On the trail, there are some ridges and peaks where you can get some cell signal. As I entered one of these areas, my phone started to go off. I grabbed it from my hip belt pocket and took a look. A severe winter storm warning had been issued. I knew that things were going to get cold, but this was a bit more than I had expected. Temperatures in the single digits, with a ton of snowfall. Let me say it again – I’m from Florida and have had no experience in snow.

I called my partner, and we talked about it. This weather was supposed to last for the better part of a week, with snow falling each and every day.

It was hard, but we came to a decision together. I needed to come home and avoid this weather. It’s not OK to take risks that you’re not prepared for, especially risks that could affect you and SAR workers.

Factors That I Could Have Controlled

OK, so let’s move past the weather, and onto what I could have done better. If I’m being honest with myself, I should have planned better. Planning is everything. Had I really done my planning thoroughly, I would have waited to hike until March. I would have taken that month off instead. At this point, though, it’s too late to go back and do that, which is fine.

Realistically, I had planned nearly everything else out. My mileage per day was clear, and I gave myself multiple options for easy days and hard days. I wouldn’t be without food or water on any day, and I would have been able to enjoy the trail. My food drops were ready, and I was so stoked. I just didn’t think about timing.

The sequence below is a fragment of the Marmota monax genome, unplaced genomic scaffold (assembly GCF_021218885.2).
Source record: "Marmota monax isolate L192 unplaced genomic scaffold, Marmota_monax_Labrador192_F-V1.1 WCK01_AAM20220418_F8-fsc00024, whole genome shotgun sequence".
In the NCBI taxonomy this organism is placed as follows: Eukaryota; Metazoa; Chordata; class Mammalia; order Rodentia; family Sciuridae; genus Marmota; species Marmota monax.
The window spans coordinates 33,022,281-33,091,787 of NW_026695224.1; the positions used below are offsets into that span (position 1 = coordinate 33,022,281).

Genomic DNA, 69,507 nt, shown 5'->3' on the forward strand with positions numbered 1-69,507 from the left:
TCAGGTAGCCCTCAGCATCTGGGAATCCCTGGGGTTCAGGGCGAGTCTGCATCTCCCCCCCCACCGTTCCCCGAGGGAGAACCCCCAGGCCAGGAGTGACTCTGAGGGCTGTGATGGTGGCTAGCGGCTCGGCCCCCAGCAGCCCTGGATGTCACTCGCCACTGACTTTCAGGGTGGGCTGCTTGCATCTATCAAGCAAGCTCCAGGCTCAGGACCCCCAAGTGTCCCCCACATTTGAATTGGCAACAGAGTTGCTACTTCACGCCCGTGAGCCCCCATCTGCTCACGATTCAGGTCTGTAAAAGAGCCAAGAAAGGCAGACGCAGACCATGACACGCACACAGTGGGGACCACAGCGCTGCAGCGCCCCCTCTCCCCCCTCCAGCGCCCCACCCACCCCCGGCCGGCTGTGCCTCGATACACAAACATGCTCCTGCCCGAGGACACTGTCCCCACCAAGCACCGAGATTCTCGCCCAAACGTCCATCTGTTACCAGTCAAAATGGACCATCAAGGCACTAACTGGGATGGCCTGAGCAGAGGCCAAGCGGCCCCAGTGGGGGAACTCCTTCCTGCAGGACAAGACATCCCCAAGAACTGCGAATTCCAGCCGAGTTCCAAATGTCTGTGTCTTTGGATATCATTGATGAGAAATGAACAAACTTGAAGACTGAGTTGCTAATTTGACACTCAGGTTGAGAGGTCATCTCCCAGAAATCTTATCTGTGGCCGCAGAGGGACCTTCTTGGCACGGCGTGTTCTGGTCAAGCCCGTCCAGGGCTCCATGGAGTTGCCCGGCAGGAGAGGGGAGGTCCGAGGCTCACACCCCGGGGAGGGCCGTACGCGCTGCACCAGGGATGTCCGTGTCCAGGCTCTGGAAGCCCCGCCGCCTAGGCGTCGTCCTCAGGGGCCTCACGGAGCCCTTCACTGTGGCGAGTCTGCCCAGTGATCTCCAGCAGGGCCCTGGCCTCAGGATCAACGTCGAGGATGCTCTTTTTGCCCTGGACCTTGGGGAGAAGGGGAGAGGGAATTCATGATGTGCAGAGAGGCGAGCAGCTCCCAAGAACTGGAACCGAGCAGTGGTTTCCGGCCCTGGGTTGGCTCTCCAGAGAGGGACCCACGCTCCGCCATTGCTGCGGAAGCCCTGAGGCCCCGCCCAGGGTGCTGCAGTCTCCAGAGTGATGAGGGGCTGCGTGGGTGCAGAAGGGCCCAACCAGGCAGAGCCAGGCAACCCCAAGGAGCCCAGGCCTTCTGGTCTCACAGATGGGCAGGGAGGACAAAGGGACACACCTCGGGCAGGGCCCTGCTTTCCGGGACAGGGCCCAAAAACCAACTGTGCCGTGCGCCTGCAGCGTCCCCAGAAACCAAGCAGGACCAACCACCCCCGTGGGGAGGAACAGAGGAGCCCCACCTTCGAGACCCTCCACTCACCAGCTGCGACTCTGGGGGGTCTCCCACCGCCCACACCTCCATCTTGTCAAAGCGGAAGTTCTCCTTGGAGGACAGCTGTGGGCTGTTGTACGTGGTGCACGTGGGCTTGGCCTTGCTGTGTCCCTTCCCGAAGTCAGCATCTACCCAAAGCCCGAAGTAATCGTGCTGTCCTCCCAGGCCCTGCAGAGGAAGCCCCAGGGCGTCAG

One of the many gorgeous views you’ll find on the OHT.

Timing is Crucial

I’m beating myself up for this botched attempt, of course, but I think that’s kind of natural. My biggest issue is that I didn’t plan around my hike – I planned my hike around my time. I should have done the right thing, and planned the timing out for when I would have had the highest possibility of success. I know that now.

Shakedowns Should Be Done

Had I done some shakedowns before my hike, I might have been able to dial in my gear, especially for inclement weather. That would have been ideal, of course. Unfortunately, I didn’t really make the time to do shakedown hikes before my large amount of time off. Had I, I would have put myself through some of the unpleasant weather I was ultimately faced with. Lessons learned, yet again.